Anastasi introduces an alternative vision about language development and music involvement to the current scientific discourse. Her view is based on a rigorous evolutionary perspective, through which she not only demonstrates the hypothesis of vocal continuity with other species via morphological data but, more importantly, also demonstrates how music is first and foremost a biological and cognitive trait. The bond between animal and human communication is here interpreted as an interspecific universal with a clear evolutionary impact on the speech’s natural history. Such continuity does not undermine the species-specificity of our linguistic system and, at the same time, supports the theory according to which music had a clear evolutionary role in the inception of the prosodic and musical components of speech. In leaning towards a bio-naturalistic approach, the most convincing view is that of a vocal and functional continuity of music. This appears to be demonstrable through the evolutionary past of vocality in other animal species, not constrained from having some form of cultural transmission. The book evidences that the current research scenario on non-human animal communication benefits from the support of semiotics and, specifically, zoosemiotics. The latter approach enables us to interpret music and chant not only as a simple formal and meaningless exercise, but rather as a communicative element perceived and processed by organisms equipped with cognitive abilities. Anastasi argues that vocal continuity, made possible by biological constraints that mark its anatomical and physiological aspects, places human beings in a relationship of semiotic continuity with non-human communication forms. In turn, this enables us to better describe the phylogenetic processes which determined the development of musical behaviours in the Sapiens, as well as the way in which such behaviours interwove with the expressive vocality of the animal world.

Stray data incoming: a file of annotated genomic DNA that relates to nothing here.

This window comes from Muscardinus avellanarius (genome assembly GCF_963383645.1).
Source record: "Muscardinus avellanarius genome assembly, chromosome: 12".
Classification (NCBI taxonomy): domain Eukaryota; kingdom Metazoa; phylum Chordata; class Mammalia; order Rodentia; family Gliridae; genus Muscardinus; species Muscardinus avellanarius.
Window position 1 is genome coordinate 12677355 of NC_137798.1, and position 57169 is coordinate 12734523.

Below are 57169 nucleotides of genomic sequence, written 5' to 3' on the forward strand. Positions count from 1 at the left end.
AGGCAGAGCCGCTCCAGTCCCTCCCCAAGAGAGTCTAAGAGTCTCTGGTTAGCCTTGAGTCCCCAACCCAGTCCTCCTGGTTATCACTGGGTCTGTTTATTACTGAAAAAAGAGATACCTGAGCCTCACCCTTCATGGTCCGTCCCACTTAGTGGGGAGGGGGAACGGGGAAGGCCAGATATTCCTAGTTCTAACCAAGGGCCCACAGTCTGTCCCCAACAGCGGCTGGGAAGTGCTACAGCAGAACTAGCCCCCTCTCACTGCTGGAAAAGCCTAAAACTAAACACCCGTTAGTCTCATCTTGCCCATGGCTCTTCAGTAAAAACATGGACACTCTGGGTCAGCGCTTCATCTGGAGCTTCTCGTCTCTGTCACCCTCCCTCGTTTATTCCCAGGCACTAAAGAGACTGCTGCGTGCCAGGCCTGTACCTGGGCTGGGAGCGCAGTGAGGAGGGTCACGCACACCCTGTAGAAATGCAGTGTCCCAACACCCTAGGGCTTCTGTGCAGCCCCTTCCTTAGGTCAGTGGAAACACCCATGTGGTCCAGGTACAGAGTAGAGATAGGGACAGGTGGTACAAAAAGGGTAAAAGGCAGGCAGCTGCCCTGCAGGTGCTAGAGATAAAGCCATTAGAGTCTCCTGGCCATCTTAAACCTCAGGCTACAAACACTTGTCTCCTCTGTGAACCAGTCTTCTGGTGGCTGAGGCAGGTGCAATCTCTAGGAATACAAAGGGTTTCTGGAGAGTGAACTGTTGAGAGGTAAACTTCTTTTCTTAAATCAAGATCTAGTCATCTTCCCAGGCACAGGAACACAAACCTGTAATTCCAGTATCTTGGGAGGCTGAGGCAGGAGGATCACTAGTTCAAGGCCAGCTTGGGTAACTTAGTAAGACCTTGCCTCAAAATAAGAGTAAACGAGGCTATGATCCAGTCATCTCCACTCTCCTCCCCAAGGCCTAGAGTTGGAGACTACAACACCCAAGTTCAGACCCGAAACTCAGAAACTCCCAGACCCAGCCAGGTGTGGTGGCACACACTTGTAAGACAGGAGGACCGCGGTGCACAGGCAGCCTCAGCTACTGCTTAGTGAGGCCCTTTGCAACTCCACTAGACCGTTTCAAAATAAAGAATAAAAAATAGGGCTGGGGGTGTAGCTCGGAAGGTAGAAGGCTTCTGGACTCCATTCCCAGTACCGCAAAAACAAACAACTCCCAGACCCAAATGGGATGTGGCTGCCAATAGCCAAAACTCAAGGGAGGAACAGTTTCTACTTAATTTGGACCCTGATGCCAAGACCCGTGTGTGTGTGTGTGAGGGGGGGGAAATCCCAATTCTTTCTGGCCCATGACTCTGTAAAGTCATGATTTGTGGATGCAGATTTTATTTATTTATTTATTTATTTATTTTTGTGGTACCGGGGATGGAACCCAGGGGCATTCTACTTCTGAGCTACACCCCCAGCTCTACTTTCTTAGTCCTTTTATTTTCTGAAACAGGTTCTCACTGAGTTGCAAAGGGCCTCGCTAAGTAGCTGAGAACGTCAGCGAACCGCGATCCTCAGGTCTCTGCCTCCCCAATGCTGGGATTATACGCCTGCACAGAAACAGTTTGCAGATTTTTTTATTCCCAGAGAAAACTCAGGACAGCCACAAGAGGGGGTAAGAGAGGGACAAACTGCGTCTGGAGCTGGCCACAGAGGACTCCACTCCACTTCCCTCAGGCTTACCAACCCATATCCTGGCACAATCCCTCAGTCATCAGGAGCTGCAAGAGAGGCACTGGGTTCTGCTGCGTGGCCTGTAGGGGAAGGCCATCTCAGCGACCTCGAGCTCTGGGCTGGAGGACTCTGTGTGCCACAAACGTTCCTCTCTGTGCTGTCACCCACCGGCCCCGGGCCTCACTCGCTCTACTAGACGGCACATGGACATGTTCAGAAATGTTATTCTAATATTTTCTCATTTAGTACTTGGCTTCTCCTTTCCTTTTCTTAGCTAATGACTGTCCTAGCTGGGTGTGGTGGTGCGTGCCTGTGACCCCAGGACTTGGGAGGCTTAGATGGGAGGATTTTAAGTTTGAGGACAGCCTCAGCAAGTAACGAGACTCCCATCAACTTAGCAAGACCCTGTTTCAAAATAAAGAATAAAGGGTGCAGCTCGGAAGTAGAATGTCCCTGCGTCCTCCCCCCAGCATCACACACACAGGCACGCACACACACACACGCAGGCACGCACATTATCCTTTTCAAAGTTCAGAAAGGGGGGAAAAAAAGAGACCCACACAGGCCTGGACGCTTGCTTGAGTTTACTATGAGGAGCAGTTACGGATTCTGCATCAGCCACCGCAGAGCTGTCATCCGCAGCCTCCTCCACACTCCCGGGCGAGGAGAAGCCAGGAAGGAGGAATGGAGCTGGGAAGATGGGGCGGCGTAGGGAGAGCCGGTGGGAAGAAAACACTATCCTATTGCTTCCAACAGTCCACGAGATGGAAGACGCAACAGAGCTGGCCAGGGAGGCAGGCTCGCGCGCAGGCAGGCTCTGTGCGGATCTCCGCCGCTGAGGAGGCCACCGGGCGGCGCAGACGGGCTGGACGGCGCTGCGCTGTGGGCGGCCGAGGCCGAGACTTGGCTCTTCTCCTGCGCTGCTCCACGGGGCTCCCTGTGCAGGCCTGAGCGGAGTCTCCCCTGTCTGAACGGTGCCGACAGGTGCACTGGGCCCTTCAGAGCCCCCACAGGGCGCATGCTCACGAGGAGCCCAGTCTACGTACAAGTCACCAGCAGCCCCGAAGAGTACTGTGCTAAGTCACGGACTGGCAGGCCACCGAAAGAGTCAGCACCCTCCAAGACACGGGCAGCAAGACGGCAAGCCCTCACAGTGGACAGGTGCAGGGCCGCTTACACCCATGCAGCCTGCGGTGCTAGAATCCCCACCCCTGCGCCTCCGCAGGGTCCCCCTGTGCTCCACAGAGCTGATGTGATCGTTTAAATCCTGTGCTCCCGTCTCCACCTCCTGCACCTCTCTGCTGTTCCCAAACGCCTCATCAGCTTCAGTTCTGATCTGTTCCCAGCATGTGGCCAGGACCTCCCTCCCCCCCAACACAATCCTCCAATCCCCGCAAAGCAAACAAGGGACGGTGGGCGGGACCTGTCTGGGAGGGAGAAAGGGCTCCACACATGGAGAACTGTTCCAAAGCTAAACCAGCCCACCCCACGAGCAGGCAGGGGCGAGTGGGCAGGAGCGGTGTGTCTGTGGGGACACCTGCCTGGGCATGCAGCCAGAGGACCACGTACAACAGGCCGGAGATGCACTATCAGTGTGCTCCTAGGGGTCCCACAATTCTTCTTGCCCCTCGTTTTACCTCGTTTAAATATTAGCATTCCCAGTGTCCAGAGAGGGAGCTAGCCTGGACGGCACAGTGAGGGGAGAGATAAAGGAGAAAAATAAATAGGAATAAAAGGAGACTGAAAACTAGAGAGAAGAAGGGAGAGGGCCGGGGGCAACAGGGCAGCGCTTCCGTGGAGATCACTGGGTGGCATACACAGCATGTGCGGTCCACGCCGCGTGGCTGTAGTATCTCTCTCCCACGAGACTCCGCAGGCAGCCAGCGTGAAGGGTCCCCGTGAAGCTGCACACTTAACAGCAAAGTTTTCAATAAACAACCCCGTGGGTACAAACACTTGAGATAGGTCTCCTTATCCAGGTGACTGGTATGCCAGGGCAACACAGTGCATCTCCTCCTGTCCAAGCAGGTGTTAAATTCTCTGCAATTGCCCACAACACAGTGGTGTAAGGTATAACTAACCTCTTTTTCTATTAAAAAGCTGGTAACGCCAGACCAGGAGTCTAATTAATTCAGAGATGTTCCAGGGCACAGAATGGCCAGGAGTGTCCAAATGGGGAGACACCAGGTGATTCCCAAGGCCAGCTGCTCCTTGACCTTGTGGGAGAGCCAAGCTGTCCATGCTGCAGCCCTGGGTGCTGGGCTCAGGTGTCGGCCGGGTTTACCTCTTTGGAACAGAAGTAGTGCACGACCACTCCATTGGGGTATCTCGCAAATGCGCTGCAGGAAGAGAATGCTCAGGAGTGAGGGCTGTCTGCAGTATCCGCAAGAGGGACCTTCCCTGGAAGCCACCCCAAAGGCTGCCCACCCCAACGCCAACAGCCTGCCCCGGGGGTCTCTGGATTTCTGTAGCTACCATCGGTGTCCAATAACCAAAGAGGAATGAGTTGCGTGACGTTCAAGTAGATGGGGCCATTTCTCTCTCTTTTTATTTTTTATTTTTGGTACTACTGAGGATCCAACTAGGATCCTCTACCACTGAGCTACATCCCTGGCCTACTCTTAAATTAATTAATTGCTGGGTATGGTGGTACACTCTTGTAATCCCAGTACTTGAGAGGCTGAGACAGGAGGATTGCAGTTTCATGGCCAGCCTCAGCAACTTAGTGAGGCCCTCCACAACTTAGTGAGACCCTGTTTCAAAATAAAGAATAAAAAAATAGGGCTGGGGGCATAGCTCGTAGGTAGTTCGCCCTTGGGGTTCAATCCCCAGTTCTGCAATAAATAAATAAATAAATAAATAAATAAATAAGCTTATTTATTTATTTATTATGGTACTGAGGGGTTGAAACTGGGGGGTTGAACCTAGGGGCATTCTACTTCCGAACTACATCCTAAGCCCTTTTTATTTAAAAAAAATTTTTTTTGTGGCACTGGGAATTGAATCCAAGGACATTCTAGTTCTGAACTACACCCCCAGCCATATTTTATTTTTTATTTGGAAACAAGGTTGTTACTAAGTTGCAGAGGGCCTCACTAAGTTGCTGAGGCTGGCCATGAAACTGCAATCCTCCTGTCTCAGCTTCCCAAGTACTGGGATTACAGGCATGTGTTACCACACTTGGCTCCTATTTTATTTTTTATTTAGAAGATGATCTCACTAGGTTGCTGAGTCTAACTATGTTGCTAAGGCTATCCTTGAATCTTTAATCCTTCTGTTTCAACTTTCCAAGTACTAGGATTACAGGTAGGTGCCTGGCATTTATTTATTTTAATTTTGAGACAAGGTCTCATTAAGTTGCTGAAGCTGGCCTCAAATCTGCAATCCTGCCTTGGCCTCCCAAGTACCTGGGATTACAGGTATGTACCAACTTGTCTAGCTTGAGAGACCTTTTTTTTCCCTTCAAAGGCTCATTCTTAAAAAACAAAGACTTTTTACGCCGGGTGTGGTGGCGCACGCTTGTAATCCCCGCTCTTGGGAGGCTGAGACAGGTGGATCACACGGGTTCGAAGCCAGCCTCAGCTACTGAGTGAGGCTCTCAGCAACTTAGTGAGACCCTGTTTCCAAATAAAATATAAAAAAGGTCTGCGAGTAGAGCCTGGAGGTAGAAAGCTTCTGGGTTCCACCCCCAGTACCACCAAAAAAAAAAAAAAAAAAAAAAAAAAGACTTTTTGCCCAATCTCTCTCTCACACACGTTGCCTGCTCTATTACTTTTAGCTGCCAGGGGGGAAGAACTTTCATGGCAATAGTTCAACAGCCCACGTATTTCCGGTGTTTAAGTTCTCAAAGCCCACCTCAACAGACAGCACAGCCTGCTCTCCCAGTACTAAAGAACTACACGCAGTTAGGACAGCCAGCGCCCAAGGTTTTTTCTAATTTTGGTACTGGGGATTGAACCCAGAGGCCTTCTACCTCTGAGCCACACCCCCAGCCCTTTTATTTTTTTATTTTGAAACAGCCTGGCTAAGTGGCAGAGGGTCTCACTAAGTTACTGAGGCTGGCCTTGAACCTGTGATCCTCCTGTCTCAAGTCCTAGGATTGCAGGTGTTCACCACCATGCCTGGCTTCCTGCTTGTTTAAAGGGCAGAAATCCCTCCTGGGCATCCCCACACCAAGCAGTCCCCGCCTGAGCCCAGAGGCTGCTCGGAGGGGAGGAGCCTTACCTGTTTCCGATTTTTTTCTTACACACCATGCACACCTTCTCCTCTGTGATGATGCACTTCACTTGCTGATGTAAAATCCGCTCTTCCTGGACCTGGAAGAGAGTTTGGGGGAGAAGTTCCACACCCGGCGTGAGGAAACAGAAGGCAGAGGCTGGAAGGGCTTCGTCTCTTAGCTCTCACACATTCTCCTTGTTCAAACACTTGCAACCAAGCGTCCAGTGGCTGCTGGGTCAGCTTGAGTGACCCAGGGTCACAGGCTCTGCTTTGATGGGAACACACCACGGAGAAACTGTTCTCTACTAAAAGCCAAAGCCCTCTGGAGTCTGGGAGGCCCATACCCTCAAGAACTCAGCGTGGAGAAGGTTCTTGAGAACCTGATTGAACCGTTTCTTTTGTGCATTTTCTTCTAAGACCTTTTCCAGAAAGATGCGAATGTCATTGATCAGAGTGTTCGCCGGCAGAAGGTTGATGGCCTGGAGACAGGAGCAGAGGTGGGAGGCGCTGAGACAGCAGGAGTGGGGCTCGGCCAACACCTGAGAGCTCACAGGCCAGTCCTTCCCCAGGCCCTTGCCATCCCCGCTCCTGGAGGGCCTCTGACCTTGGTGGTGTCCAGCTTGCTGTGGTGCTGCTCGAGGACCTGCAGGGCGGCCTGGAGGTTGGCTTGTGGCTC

This edition of Advances in Neurobiology brings together experts in the emerging field of Systems Neuroscience to present an overview of this area of research. Topics covered include: how different neural circuits analyze sensory information, form perceptions of the external world, make decisions, and execute movements; how nerve cells behave when connected together to form neural networks; the relationship between molecular and cellular approaches to understanding brain structure and function; the study of high-level mental functions; and studying brain pathologies and diseases with Systems Neuroscience. A hierarchy of biological complexity arises from the genome, transcriptome, proteome, organelles, cells, synapses, circuits, brain regions, the whole brain, and behaviour. The best way to study the brain, the most complex organ in the body composed of 100 billion cells with trillions of interconnections, is with a Systems Biology approach. Systems biology is an inter-disciplinary field that focuses on complex interactions within biological systems to reveal 'emergent properties' - properties of cells and groups of cells functioning as a system whose actual and theoretical description is only possible using Systems Biology techniques.